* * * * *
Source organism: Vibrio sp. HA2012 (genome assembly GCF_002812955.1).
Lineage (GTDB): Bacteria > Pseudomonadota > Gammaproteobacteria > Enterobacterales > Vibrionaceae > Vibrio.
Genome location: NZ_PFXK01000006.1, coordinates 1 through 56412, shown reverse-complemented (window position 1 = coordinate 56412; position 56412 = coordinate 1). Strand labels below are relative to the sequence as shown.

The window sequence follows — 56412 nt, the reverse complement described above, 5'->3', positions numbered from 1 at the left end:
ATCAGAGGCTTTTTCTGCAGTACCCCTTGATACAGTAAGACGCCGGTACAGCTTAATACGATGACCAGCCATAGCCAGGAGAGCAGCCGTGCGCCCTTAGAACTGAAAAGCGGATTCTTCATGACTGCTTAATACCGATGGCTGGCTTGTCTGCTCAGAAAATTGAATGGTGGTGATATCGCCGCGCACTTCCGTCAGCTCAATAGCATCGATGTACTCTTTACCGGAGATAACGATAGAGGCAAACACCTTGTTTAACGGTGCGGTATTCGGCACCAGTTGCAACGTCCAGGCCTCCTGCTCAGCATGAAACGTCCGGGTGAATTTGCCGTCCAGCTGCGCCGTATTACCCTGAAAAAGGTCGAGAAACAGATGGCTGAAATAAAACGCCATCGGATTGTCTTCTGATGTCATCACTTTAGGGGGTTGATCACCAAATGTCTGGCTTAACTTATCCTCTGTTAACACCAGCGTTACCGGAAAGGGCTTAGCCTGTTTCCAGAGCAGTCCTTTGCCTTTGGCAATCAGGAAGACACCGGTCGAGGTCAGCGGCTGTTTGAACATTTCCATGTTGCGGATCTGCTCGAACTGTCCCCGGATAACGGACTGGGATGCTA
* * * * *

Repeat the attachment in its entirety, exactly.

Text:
Source organism: Vibrio sp. HA2012 (genome assembly GCF_002812955.1).
Lineage (GTDB): Bacteria > Pseudomonadota > Gammaproteobacteria > Enterobacterales > Vibrionaceae > Vibrio.
Genome location: NZ_PFXK01000006.1, coordinates 1 through 56412, shown reverse-complemented (window position 1 = coordinate 56412; position 56412 = coordinate 1). Strand labels below are relative to the sequence as shown.

The window sequence follows — 56412 nt, the reverse complement described above, 5'->3', positions numbered from 1 at the left end:
ATCAGAGGCTTTTTCTGCAGTACCCCTTGATACAGTAAGACGCCGGTACAGCTTAATACGATGACCAGCCATAGCCAGGAGAGCAGCCGTGCGCCCTTAGAACTGAAAAGCGGATTCTTCATGACTGCTTAATACCGATGGCTGGCTTGTCTGCTCAGAAAATTGAATGGTGGTGATATCGCCGCGCACTTCCGTCAGCTCAATAGCATCGATGTACTCTTTACCGGAGATAACGATAGAGGCAAACACCTTGTTTAACGGTGCGGTATTCGGCACCAGTTGCAACGTCCAGGCCTCCTGCTCAGCATGAAACGTCCGGGTGAATTTGCCGTCCAGCTGCGCCGTATTACCCTGAAAAAGGTCGAGAAACAGATGGCTGAAATAAAACGCCATCGGATTGTCTTCTGATGTCATCACTTTAGGGGGTTGATCACCAAATGTCTGGCTTAACTTATCCTCTGTTAACACCAGCGTTACCGGAAAGGGCTTAGCCTGTTTCCAGAGCAGTCCTTTGCCTTTGGCAATCAGGAAGACACCGGTCGAGGTCAGCGGCTGTTTGAACATTTCCATGTTGCGGATCTGCTCGAACTGTCCCCGGATAACGGACTGGGATGCTA